5 Secrets for Getting a Literary Agent to Read Your Query

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[This article has been reprinted with the permission of Writer’s Relief, an author’s submission service that has been helping creative writers make submissions since 1994. Their work is highly recommended in the writing community, and there are TONS of freebies, publishing leads, and writers resources on their website. Check it out!]

Good literary agents have an inherent interest in taking all queries seriously. The trouble is they are busy, rushed, and have seen it all before. The best approach to getting an agent’s attention is to dazzle him or her from the get-go while simultaneously avoiding certain red flags that agents look for to differentiate work they might represent from straight rejections.

Here are five secrets for getting a literary agent to read your query:

1.       Write An Amazing Query Letter

Your query letter is the first thing a literary agent is going to read. But it’s no secret that query letters can be pretty difficult to write—especially if you’re the author of the book.

Check out our Free Publishing Tool Kit: How To Write A Query Letter to learn more about crafting the perfect query letter.

Inside you’ll learn:

  • What to include in a query letter
  • How to write a killer book blurb
  • How to write a professional bio
  • The proper etiquette for addressing agents

2.       Don’t Blow Your Word Count

There is a target word count for every genre of fiction and nonfiction. Be sure your book is within the range suitable for your genre. Mentioning your word count is advised for your query letter, since it will be one of the first things an agent looks for. Don’t blow your opportunity for representation on the word count.

Check out our article to find your ideal word count: Genre Fiction Rules

3.       Make Sure Your First Five Pages Are Phenomenal

Once an agent has read through your query letter and decided to give your prose a chance, it’s important to dazzle him/her from the get-go. Focus on introducing your main character or setting in a unique or dynamic way that takes the reader by surprise. Practice your craft until your prose is clinical, sound, and vibrant. You may only get a few pages to win over an agent’s heart, so make the best of them!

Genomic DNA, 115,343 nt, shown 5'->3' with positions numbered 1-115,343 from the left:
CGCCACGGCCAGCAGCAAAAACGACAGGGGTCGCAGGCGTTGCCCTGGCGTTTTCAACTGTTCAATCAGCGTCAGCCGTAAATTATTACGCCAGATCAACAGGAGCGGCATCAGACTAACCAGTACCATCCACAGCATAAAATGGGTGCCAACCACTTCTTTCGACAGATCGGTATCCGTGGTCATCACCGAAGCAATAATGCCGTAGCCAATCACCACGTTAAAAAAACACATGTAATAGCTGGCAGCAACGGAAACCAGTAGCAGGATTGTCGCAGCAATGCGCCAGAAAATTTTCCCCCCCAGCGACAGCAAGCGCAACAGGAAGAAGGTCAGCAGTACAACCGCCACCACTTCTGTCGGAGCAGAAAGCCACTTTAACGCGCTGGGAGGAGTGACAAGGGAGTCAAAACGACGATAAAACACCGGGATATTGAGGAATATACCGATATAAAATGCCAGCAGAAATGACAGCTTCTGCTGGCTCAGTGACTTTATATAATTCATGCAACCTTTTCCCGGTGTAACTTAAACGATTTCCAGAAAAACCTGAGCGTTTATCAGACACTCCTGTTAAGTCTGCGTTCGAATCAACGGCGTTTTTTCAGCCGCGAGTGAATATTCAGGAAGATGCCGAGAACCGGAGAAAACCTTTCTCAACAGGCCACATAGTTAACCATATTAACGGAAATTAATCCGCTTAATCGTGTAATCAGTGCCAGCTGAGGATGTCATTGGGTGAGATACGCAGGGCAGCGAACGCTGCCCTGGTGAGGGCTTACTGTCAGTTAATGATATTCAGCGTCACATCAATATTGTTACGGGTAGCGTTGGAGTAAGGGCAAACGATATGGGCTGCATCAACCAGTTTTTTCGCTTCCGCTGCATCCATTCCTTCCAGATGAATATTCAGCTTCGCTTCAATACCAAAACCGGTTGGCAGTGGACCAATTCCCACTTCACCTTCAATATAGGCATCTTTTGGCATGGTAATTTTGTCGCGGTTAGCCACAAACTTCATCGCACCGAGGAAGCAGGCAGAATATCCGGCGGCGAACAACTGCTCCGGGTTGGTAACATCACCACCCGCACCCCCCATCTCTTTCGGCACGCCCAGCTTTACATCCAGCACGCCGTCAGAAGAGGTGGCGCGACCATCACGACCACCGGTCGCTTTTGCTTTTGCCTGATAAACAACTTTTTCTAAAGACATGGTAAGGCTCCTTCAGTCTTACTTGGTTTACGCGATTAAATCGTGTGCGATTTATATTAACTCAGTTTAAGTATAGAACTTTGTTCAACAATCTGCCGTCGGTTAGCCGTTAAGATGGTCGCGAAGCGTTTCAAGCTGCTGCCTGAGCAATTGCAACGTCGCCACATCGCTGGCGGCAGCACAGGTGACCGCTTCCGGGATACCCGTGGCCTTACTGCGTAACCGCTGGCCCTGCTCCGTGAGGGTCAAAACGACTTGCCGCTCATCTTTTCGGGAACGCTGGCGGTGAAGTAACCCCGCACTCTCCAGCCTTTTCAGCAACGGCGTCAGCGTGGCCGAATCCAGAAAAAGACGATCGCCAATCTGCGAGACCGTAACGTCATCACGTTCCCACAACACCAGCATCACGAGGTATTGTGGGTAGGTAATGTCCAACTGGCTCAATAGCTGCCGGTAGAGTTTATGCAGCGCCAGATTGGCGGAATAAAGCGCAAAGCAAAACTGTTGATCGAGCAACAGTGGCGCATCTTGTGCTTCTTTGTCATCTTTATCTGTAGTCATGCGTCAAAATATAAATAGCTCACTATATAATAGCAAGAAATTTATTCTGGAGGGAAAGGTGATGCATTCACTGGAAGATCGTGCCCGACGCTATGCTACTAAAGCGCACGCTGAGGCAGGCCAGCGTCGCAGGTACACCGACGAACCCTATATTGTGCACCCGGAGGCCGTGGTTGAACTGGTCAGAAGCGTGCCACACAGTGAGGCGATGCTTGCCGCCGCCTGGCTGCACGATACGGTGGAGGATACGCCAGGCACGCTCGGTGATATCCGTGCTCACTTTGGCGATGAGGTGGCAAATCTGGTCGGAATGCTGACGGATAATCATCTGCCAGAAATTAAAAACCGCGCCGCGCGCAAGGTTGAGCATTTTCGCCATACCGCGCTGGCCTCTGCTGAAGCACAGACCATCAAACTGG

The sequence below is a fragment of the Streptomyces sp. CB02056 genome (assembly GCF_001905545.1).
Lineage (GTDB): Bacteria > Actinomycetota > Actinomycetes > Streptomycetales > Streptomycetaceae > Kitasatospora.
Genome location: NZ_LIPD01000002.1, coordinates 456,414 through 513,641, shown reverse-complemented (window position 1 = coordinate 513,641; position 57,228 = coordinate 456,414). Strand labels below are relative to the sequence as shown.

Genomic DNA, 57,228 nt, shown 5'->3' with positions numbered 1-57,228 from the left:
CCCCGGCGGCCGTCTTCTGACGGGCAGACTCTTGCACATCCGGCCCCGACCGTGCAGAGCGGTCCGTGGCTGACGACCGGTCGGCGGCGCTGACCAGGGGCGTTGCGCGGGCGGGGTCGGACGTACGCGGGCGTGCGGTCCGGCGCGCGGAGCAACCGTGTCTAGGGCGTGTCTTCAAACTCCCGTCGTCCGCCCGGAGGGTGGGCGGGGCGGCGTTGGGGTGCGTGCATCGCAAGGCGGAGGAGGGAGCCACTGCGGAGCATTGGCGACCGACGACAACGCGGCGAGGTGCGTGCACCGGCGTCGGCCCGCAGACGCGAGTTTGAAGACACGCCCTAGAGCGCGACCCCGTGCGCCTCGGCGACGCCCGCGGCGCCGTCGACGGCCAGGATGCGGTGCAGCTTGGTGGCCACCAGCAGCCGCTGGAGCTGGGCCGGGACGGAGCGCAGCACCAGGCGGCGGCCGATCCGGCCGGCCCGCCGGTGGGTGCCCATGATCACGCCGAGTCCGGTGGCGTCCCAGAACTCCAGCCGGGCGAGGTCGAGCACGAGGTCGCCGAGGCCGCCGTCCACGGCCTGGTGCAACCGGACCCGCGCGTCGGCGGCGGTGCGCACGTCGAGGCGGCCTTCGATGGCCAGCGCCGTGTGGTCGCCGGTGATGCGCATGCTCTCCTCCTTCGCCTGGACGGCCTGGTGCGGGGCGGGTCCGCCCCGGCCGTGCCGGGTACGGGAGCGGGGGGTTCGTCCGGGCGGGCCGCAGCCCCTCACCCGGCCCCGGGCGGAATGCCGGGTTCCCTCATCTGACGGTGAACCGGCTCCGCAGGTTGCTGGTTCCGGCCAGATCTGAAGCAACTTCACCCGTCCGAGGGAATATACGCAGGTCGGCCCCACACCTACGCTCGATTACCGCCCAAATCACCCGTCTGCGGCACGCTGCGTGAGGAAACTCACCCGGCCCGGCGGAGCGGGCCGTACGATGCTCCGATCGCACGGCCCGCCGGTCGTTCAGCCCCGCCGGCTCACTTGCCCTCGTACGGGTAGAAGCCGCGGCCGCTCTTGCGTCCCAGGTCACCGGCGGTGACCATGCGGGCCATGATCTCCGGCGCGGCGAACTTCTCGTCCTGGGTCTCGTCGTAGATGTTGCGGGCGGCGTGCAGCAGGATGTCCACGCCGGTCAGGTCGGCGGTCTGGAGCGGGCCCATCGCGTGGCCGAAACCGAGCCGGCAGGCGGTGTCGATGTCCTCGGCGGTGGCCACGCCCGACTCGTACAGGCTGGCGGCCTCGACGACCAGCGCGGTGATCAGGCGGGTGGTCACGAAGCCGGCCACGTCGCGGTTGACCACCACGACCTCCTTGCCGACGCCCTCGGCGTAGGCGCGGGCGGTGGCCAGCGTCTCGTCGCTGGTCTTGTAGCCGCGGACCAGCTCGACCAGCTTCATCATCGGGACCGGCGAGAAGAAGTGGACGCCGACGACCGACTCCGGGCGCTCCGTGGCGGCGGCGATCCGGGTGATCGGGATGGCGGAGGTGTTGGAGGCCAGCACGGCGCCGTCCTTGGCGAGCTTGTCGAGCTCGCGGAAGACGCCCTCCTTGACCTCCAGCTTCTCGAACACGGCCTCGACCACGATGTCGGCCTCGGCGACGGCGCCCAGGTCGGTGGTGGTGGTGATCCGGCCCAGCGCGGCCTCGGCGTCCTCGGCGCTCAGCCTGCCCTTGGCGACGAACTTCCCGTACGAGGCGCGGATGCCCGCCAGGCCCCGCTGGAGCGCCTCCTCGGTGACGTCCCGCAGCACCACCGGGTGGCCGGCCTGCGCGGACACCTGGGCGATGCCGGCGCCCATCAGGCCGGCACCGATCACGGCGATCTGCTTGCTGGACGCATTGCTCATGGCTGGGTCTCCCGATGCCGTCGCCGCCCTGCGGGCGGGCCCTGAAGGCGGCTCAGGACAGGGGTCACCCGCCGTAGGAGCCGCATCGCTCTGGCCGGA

4.        Don’t Get Eliminated By Failure To Follow Submission Guidelines

One of the most critical steps to submitting your query to literary agents is following the agency’s submission guidelines. Some agencies may ask for a query packet (which contains your query letter, synopsis, and about the first fifteen pages), a query letter and sample pages, or just a query letter. No matter what they request, it’s a good idea to submit ONLY what they request. The last thing agents want is to be bombarded by unrequested materials. Play it safe and follow the submission guidelines. Keep in mind this may also mean reformatting your work.

Learn more about submission guidelines here: How To Interpret Submission Guidelines

5.       Send Your Work To The Right Agents

So you’ve written your query letter and prepared your materials. Now it’s time to actually submit your query to literary agents. First things first: Be sure to only target agents that represent your genre of work.

To find literary agents, try looking through market books or online listings such as the Association of Authors’ Representatives. Thorough, up-to-date research is one of the many perks offered by Writer’s Relief’s submission service. Learn more about our Full Service and A La Carte programs. Once you’ve found appropriate literary agents, send that query!

Submitting your book to literary agents is not as intimidating as you may think. It’s important to remember that agents do take queries quite seriously as long as writers don’t give them a reason not to. By taking heed of these five secrets, you bring yourself one step closer to securing representation!

Question: What other tips do you follow for getting literary agents to read your query?

Danielle Fetherson

Danielle helps aspiring authors become published authors. She believes that everyone has at least one book on the inside of them that can make a positive impact on someone else's life. If you have been thinking about writing a book, learn how to start your book today with the free resources at DanielleFetherson.com.